A friend of ours recently contacted us with a question that comes up frequently enough that we wanted to share it with you:
We are married and everything that we own is held jointly/as community property. We own a house, but we don’t have any kids and we don’t have debt. Do we need a will? Do we need a trust? Why?”
To the second question: Yes. Because….
Incapacity. Incapacity doesn’t just mean “coma,” (although that counts too). It could be that you went into surgery and had a bad reaction to the anesthesia so you can’t quite function as you ordinarily would. Or, it could be dementia. It could be temporary, it could be permanent. But a will doesn’t let you address incapacity situations. A trust allows you to plan for incapacity. It allows you to plan for who will take care of your assets and use your assets for your benefit when you are still living. Just because your spouse is on title doesn’t mean your spouse has all the necessary authority to care for you in the event of your incapacity. (Click here to read our previous post explaining incapacity.)
Contingency planning. Wills do not address all contingencies. But trusts allow for lapses and contingency planning. What if your spouse becomes incapacitated after you do? What if your intended beneficiary is still a minor (younger than 18 years old)? What if your intended beneficiary has a substance abuse or gambling issue later on? What if your intended beneficiary has special needs and requires means-tested government assistance? What if your beneficiary predeceases you? These issues can be planned for in a trust in advance.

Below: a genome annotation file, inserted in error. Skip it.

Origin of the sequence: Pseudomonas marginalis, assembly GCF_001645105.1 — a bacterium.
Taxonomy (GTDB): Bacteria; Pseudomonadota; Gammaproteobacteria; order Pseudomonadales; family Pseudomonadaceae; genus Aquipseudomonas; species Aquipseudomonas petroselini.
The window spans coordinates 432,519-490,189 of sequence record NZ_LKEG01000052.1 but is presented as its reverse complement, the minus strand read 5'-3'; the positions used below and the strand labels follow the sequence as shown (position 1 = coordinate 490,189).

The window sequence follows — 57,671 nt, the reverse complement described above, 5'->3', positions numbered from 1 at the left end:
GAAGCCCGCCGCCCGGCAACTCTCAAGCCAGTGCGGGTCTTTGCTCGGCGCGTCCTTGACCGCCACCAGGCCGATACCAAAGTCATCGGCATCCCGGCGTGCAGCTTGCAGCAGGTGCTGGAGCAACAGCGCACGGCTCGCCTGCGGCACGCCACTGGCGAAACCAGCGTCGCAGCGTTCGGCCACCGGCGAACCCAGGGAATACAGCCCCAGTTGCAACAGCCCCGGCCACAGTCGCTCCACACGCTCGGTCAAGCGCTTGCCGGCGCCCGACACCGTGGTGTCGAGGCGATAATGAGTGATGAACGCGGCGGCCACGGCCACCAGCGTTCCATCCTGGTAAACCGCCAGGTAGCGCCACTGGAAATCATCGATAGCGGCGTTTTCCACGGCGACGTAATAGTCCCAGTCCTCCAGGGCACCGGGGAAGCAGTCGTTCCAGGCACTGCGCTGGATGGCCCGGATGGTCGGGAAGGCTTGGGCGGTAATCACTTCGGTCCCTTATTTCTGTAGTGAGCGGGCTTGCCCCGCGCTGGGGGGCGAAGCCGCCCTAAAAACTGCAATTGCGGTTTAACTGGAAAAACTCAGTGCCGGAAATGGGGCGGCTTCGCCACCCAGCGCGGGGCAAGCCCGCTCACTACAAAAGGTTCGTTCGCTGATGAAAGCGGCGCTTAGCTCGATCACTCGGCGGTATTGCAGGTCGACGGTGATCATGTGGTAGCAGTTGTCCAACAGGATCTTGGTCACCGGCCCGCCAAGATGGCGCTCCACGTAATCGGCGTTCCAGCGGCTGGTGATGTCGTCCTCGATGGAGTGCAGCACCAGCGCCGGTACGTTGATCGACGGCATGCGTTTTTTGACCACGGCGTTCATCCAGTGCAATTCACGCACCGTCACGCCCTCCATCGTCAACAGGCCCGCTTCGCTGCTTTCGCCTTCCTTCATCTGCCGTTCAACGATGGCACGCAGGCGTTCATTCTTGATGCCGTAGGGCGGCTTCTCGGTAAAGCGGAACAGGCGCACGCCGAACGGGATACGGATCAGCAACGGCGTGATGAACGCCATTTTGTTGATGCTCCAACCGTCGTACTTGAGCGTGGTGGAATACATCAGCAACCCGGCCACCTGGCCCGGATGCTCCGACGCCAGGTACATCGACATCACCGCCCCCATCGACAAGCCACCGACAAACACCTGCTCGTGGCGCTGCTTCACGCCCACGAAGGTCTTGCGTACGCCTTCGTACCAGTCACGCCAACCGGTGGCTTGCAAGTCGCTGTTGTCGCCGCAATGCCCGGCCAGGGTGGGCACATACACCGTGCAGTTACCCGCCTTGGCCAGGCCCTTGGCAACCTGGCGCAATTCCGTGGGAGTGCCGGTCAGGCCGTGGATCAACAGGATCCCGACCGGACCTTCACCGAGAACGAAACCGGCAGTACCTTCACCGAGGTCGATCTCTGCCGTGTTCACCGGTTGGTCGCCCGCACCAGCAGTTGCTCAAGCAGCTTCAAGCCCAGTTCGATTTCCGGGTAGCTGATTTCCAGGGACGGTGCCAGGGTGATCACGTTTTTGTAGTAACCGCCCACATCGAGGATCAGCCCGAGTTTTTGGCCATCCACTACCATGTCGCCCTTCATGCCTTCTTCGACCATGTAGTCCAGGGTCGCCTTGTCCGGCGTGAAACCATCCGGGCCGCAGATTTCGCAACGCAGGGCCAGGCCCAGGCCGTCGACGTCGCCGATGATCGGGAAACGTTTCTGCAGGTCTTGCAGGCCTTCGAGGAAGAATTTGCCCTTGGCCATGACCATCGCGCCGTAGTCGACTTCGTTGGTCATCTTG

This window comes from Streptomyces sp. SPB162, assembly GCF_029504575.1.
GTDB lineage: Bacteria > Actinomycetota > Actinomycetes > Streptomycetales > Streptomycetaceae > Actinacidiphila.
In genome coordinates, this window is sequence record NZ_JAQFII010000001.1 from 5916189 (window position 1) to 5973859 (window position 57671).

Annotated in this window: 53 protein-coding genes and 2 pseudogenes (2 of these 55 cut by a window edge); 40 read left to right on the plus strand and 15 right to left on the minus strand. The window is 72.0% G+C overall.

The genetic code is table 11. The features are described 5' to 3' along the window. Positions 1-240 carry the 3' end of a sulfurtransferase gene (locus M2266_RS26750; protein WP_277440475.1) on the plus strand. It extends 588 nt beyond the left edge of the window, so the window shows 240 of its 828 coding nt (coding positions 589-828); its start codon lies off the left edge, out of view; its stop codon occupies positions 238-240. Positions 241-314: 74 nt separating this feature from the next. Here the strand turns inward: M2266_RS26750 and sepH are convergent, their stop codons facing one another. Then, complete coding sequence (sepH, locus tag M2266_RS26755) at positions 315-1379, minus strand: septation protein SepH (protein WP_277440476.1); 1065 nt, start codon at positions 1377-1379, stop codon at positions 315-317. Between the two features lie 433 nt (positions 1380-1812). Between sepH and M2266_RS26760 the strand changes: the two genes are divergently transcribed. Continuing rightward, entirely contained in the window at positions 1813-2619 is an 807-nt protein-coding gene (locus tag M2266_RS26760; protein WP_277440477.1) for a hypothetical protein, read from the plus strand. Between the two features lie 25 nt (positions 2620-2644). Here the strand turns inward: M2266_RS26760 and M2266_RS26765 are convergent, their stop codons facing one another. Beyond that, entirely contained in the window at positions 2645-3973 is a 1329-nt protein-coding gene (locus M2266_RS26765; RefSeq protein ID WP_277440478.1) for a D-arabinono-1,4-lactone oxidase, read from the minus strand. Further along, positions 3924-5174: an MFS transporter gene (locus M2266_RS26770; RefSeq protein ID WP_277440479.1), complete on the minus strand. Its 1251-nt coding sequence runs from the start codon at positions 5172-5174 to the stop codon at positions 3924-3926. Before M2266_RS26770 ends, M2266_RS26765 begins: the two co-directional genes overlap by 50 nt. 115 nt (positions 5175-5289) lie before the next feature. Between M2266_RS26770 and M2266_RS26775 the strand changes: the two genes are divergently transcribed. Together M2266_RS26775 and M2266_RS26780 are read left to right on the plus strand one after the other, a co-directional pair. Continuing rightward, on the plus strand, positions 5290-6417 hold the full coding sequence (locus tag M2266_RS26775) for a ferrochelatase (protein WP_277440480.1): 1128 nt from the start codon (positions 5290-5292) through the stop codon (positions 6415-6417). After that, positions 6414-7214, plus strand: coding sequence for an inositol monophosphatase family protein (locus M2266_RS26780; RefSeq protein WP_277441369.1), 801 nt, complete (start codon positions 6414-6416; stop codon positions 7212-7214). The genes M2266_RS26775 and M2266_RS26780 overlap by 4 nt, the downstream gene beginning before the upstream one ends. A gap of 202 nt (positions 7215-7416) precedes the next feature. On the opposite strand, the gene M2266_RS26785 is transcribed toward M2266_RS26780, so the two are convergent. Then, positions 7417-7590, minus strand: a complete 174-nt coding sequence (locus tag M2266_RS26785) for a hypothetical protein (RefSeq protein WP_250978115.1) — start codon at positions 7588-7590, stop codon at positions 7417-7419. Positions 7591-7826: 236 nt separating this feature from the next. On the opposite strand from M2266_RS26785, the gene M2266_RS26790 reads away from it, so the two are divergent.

Probate. You’ve probably heard the term “probate” with some negative connotation. (Click here to read our previous post explaining probate.) If you have a trust, you avoid probate. Probate takes about 18-24 months; it’s a public proceeding; and it’s expensive.
So even if you are married and hold everything jointly, that may only ensure that your spouse receives your assets upon your death. But so many other scenarios can occur. We might recommend you consider a trust given your situation and desires. All of our recommendations depend on your specific family and estate planning goals. To ascertain what is best for you we would need to meet with you, in a free consultation, to understand your goals, assess and explain your options, and provide you with a recommendation tailored to your situation. Call or email us today.